Derrick Williams getting back to basics
Since the Minnesota Timberwolves drafted Derrick Williams second overall in 2011, the 23-year-old has been a dartboard for criticism. Now Williams finds himself playing scrap minutes for the Sacramento Kings, but a less-than-ideal situation hasn’t dissuaded his dedication to basketball.
“He could have easily stopped working and felt sorry for himself, but he didn’t do that,” Michael Malone stated after Thursday’s win against the Chicago Bulls. “That’s the definition of a true pro.”
Williams’ challenge to become an NBA contributor after starring at Arizona State can be pointed to many factors. For starters, the Timberwolves didn’t believe he had the lateral quickness to defend at small forward, so the team featured him at power forward, where he struggled to overpower professionals.
After trading for Williams on November 26, 2013, the Kings declared him a three, but his lack of shooting range (career 29.3 percent behind the arc) allowed defenses to sag off and anticipate penetration.
In addition, both organizations have claimed the forward isn’t assertive enough, likely the root to stretches when he’s invisible on both sides of the floor.
Coaches have worked relentlessly with Williams, on issues from spacing to rebounding to moving off the ball, but the fourth-year pro in the last year of his rookie contract has committed himself to improving a more iconic motion – the jumper.
“Just being a more consistent shooter,” Williams told Cowbell Kingdom of his focus before Thursday’s game. “Sometimes I get a hot streak, where I’ll knock down a few 3’s in a row, and sometimes I go on a cold streak. But just being a more consistent shooter, that’s the main thing I’ve really been working on since last season. Just being able to knock down midrange shots, 3-pointers without hesistation.”
The promise is there. In Williams’ second NBA season, Kevin Love missed 64 games to injury. The injury to Love allowed the rhythm shooter produced a 41.8 effective field goal percentage on his jumpers, which accounted for 66 percent of his field goal attempts (82games.com). He also made a career-high 33.2 percent of his 2.5 3-point attempts per match.
Williams started 56 games that season, and just 15 since.
When the Kings traded for Rudy Gay roughly two weeks after Williams’ Sacramento welcoming, the lottery pick was relegated to bench duty. With the second unit, his numbers dropped from 12.9 points per game on 53.1 percent shooting in seven games as a Kings starter to eight points per night on 42 percent the rest of the season. The preparation and mentality of coming off the bench as he did his rookie year is still an adjustment.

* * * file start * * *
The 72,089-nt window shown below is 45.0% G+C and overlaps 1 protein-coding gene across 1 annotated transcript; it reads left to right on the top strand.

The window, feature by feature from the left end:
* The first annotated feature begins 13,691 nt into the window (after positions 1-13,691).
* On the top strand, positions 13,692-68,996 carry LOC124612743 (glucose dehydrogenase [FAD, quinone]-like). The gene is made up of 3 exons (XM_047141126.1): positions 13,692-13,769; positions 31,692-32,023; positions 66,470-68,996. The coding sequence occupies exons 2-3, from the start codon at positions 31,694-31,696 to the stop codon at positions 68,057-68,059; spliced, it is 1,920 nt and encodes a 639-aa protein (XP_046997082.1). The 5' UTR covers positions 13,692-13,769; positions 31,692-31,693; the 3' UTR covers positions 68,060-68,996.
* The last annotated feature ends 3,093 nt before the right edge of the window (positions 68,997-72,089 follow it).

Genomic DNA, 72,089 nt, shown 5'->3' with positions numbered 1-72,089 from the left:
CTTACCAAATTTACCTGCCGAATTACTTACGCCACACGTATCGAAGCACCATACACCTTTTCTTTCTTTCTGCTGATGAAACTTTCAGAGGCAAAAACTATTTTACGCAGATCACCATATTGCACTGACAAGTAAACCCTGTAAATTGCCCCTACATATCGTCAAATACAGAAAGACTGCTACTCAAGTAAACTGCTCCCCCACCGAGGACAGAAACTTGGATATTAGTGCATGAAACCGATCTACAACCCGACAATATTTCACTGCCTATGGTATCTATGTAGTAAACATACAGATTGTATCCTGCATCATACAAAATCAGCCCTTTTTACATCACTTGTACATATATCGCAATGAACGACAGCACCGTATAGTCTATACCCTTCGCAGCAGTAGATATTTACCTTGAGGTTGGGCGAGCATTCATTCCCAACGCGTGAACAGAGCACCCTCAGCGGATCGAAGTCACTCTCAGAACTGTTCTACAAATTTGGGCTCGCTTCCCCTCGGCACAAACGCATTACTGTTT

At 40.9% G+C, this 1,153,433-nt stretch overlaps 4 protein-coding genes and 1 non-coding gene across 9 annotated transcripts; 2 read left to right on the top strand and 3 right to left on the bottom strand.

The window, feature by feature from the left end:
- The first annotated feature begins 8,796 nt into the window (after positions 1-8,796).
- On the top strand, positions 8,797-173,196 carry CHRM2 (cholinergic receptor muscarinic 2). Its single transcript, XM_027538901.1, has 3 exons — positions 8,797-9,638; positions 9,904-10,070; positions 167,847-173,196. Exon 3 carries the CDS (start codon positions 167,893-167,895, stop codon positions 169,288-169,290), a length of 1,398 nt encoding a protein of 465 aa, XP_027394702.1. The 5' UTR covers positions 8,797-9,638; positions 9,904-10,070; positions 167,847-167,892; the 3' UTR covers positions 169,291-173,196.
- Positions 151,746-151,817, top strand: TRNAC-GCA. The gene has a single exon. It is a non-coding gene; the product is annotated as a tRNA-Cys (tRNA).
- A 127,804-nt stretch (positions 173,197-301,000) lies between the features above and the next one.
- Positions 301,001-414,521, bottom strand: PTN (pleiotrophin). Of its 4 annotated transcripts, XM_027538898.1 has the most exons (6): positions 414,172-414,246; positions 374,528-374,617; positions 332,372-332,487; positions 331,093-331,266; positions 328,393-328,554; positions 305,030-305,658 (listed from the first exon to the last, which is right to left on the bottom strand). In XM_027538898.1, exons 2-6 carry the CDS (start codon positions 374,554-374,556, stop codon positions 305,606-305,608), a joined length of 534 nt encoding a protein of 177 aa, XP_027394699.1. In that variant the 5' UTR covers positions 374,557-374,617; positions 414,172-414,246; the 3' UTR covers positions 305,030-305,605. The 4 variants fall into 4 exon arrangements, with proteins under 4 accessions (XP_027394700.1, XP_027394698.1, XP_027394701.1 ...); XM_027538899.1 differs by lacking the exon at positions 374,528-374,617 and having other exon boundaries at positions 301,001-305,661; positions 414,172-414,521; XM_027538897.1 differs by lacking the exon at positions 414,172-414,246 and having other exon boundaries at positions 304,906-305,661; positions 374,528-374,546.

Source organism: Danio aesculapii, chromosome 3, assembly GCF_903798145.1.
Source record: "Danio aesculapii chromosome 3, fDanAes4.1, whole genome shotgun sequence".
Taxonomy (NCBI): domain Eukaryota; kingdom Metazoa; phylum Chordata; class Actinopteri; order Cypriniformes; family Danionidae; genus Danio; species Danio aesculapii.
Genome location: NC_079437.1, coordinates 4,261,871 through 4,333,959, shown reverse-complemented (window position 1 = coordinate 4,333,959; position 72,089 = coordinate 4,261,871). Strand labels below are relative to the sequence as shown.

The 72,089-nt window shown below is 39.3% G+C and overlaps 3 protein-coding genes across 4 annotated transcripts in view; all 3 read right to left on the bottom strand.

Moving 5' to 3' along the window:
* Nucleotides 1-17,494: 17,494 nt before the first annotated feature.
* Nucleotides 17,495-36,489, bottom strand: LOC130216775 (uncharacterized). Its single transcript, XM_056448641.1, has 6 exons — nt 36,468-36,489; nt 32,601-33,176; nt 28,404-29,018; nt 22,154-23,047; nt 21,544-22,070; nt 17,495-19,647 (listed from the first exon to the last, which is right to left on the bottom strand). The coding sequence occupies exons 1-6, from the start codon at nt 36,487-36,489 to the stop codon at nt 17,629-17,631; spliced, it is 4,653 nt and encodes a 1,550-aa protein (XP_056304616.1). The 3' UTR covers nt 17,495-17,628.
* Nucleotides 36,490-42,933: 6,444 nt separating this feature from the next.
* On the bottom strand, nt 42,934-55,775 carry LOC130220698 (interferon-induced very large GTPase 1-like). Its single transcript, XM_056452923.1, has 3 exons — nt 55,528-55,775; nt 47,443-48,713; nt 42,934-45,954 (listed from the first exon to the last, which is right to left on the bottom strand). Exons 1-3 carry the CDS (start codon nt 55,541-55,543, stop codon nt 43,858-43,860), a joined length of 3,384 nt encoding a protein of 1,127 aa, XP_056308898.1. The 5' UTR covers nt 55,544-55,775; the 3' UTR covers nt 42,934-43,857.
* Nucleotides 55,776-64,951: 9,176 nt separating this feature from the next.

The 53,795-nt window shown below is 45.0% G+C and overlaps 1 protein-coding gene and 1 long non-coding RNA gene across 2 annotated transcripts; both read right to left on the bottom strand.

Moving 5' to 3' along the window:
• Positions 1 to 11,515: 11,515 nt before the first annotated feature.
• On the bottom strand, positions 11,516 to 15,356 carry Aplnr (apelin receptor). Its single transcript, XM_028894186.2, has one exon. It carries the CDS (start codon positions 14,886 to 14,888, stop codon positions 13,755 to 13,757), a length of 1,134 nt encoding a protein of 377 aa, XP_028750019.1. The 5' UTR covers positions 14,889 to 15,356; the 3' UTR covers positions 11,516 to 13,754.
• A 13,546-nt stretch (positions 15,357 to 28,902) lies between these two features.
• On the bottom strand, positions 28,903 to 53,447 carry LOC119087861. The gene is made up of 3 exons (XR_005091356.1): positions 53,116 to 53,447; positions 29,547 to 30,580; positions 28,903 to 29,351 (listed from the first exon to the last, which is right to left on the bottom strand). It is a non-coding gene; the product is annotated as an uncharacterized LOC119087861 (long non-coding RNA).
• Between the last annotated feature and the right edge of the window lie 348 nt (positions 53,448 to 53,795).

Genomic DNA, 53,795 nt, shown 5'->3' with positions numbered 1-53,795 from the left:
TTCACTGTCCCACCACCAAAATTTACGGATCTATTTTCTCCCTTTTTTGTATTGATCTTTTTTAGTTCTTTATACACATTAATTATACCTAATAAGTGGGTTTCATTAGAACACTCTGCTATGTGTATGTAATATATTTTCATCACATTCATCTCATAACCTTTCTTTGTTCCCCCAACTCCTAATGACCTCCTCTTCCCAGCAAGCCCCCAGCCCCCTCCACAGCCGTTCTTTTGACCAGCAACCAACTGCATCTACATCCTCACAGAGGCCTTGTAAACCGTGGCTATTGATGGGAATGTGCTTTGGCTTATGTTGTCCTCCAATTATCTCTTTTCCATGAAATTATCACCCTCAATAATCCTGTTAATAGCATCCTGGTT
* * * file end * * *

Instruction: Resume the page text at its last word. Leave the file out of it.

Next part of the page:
“You just got to have a different mindset,” Williams explained. “There’s been people in the league that have made big contributions to their team coming off the bench, like Jamal Crawford for one. He’s the main example I use all the time, and he’s been a sixth man candidate pretty much every year since he’s been in the league. You just got to have a different mindset when you’re starting or coming off the bench. As you know, being a starter, you’re always ready.”
Of course, Williams knows there is more to solidifying his game than his pregame approach or knocking down jumpers with regularity. But by fixing what he believes are his biggest weaknesses, the wing hopes it will open more avenues on the floor.
“I expect more from myself than anybody,” declared Williams. “It’s not necessarily anybody else, coach Malone, or any other players on the team. I expect more than anybody else expects from me. I know he (Malone) wants me to come in and be more aggressive, look for my shot, especially when I’m open, and really push the ball in transition as well.”
Williams put his hard work to use on Thursday, when Malone played him for 22 minutes and he responded with a season-best 10 points, two assists and +11 differential. Until he strings together a few positive outings, no one may notice his improvement, but his consistency in the practice facility is a start.